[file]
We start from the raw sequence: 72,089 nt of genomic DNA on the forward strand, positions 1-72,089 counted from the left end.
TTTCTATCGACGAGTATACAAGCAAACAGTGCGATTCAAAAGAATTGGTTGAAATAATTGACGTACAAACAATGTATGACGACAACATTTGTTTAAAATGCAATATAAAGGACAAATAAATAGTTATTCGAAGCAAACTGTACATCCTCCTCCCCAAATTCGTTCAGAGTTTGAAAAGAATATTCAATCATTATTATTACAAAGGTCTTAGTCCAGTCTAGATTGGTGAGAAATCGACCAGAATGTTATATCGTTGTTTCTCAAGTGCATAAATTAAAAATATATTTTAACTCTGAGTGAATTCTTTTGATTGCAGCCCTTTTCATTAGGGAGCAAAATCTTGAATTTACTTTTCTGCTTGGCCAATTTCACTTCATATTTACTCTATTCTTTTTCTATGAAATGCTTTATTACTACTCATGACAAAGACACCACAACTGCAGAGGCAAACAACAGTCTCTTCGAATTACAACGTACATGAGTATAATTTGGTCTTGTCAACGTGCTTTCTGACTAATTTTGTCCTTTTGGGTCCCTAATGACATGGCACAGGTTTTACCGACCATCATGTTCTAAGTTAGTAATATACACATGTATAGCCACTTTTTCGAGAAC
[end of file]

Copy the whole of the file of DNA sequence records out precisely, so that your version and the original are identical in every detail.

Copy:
We start from the raw sequence: 72,089 nt of genomic DNA on the forward strand, positions 1-72,089 counted from the left end.
TTTCTATCGACGAGTATACAAGCAAACAGTGCGATTCAAAAGAATTGGTTGAAATAATTGACGTACAAACAATGTATGACGACAACATTTGTTTAAAATGCAATATAAAGGACAAATAAATAGTTATTCGAAGCAAACTGTACATCCTCCTCCCCAAATTCGTTCAGAGTTTGAAAAGAATATTCAATCATTATTATTACAAAGGTCTTAGTCCAGTCTAGATTGGTGAGAAATCGACCAGAATGTTATATCGTTGTTTCTCAAGTGCATAAATTAAAAATATATTTTAACTCTGAGTGAATTCTTTTGATTGCAGCCCTTTTCATTAGGGAGCAAAATCTTGAATTTACTTTTCTGCTTGGCCAATTTCACTTCATATTTACTCTATTCTTTTTCTATGAAATGCTTTATTACTACTCATGACAAAGACACCACAACTGCAGAGGCAAACAACAGTCTCTTCGAATTACAACGTACATGAGTATAATTTGGTCTTGTCAACGTGCTTTCTGACTAATTTTGTCCTTTTGGGTCCCTAATGACATGGCACAGGTTTTACCGACCATCATGTTCTAAGTTAGTAATATACACATGTATAGCCACTTTTTCGAGAAC